“No one can make you feel inferior without your consent.” ~ Eleanor Roosevelt

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Stephanie Bennett January 24, 2012 at 09:31 PM
Jen!! You are so kind! I am glad to hear it...it's funny, we all lived through it. I just keep thinking if we can get them to support each other when they are younger, they may not have the uphill challenges we have faced in the workplace!
Amie Sue January 27, 2012 at 07:49 PM
IMHO, sexism and racism begins when people start referring to people by stating what their race and gender are, as if it has anything to do with their ability or interests. I managed an all-girl rock band in the early 80's (post Runaways- pre-Go-Go's) and loved how people in the audience would refer to our drummer/guitarist/bass player who all sang as "good for girls," hmmm...I never told any of my guy friends that they were "good for a guy..." as a group of young innocent girls, we never understood that sexist garbage one bit. It was a novelty, sure, but not intended to cause an uproar simply by being what they all were...female, and musicians. Gee, so nutty huh? I read my both of my sons stories that contained strong characters, interesting morals (right and wrong, good vs. evil etc) and moving story lines and/or themes. whether or not they were male or female had no merit. A child has to be taught that anything is possible if it's what they want to do, it's who they are, not what they look like that limits or defines them. JUST do IT!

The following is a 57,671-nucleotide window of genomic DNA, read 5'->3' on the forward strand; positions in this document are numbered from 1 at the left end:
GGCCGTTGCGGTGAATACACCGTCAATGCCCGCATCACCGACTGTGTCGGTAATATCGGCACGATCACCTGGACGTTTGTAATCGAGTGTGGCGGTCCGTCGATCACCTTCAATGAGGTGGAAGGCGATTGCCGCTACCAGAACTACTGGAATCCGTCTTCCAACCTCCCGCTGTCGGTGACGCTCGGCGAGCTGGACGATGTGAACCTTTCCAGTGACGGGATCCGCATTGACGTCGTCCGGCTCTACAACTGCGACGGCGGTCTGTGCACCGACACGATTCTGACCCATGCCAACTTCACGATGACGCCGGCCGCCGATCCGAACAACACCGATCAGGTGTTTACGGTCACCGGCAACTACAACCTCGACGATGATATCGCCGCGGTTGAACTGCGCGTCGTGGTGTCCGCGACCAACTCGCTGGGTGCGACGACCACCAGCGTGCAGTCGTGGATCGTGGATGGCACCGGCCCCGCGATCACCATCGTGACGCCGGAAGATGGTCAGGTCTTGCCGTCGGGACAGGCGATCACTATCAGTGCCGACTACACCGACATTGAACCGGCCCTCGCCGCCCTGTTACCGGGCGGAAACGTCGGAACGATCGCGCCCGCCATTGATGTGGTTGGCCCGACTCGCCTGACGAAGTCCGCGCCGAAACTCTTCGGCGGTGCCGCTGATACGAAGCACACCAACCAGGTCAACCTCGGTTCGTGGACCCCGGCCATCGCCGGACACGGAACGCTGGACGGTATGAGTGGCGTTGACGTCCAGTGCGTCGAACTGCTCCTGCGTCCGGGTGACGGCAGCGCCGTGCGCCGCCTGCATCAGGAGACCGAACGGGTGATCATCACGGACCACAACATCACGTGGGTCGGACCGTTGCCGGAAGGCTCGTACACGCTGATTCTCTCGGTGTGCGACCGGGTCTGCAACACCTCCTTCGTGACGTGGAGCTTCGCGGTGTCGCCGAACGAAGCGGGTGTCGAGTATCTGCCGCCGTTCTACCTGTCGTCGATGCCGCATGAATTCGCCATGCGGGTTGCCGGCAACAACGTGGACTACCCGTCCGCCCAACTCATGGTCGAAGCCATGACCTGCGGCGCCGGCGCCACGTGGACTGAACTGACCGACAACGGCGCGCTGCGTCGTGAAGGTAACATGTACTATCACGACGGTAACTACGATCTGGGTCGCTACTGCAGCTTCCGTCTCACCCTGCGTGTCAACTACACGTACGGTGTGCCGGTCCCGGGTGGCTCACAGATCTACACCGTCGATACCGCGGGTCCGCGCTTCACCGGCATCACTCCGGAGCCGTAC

Lynne Bryant, CS March 15, 2012 at 02:11 PM
I thought those days of being the referee were behind me when my daughters became teenagers, but being the referee takes on a different form: it's helping them through the high school drama when some teens can be painfully cruel. Continuing to instill confidence, and as you say "be true to yourself," is so important (in my opinion). Sounds like you are a great example and a great mom.
Nescett Wright March 20, 2012 at 07:37 PM
I'm the mom of a 4th grader and I do know what you mean about the "mean girl" stereotypes in the media. We have a lot of discussions in our house about what we see on TV. Recently, my daughter came home from talent show practice with 3 other girls and told me they had "dealt with their issues." My daughter had coordinated them sitting in a circle, legs out, and discussing what was bothering them (mostly a lot of bossing). What cuties! I remember the girl drama of middle school and I think it's unavoidable but it helps if your kids are friends with the nice girls and not the mean ones.
Lisa Evans March 28, 2012 at 05:48 PM
Perfect post. I was looking up things for a slumber party for my daughter with my Girl Scout troop of 22 girls, and came across your posting. It was perfect and so much of my life!!! I love the meetings when they all get along, but so often we deal with issues from there week of girls not getting along. Thank you for bringing a smile to my face. ~Lisa (Mom of 8 year old and troop leader to 22 ranging from 5 to 10 years old.